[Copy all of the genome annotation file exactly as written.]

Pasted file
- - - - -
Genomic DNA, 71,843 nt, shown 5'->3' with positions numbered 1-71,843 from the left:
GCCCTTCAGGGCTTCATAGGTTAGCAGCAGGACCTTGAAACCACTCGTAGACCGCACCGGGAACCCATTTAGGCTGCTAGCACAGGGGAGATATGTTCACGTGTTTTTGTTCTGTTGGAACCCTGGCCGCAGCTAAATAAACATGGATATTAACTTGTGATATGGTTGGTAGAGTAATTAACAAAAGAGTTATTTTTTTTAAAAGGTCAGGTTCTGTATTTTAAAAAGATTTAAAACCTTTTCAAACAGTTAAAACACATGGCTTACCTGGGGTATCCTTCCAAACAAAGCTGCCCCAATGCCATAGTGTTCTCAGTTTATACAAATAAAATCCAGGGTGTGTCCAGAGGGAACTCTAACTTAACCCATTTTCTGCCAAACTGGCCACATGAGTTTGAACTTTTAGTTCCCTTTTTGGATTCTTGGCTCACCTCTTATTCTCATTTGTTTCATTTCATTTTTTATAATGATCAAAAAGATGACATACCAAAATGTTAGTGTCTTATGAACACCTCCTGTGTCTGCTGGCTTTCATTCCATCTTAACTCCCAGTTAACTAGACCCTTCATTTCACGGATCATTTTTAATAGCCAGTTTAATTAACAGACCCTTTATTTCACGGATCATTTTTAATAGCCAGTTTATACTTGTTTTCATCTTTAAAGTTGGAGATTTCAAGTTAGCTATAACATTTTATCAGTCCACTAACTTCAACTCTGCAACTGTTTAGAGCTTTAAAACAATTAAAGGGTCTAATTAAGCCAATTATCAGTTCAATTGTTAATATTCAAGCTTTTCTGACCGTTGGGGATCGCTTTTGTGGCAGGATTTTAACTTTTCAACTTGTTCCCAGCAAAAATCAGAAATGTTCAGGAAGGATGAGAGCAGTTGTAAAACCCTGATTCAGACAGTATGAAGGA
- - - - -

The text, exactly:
Genomic DNA, 71,843 nt, shown 5'->3' with positions numbered 1-71,843 from the left:
GCCCTTCAGGGCTTCATAGGTTAGCAGCAGGACCTTGAAACCACTCGTAGACCGCACCGGGAACCCATTTAGGCTGCTAGCACAGGGGAGATATGTTCACGTGTTTTTGTTCTGTTGGAACCCTGGCCGCAGCTAAATAAACATGGATATTAACTTGTGATATGGTTGGTAGAGTAATTAACAAAAGAGTTATTTTTTTTAAAAGGTCAGGTTCTGTATTTTAAAAAGATTTAAAACCTTTTCAAACAGTTAAAACACATGGCTTACCTGGGGTATCCTTCCAAACAAAGCTGCCCCAATGCCATAGTGTTCTCAGTTTATACAAATAAAATCCAGGGTGTGTCCAGAGGGAACTCTAACTTAACCCATTTTCTGCCAAACTGGCCACATGAGTTTGAACTTTTAGTTCCCTTTTTGGATTCTTGGCTCACCTCTTATTCTCATTTGTTTCATTTCATTTTTTATAATGATCAAAAAGATGACATACCAAAATGTTAGTGTCTTATGAACACCTCCTGTGTCTGCTGGCTTTCATTCCATCTTAACTCCCAGTTAACTAGACCCTTCATTTCACGGATCATTTTTAATAGCCAGTTTAATTAACAGACCCTTTATTTCACGGATCATTTTTAATAGCCAGTTTATACTTGTTTTCATCTTTAAAGTTGGAGATTTCAAGTTAGCTATAACATTTTATCAGTCCACTAACTTCAACTCTGCAACTGTTTAGAGCTTTAAAACAATTAAAGGGTCTAATTAAGCCAATTATCAGTTCAATTGTTAATATTCAAGCTTTTCTGACCGTTGGGGATCGCTTTTGTGGCAGGATTTTAACTTTTCAACTTGTTCCCAGCAAAAATCAGAAATGTTCAGGAAGGATGAGAGCAGTTGTAAAACCCTGATTCAGACAGTATGAAGGA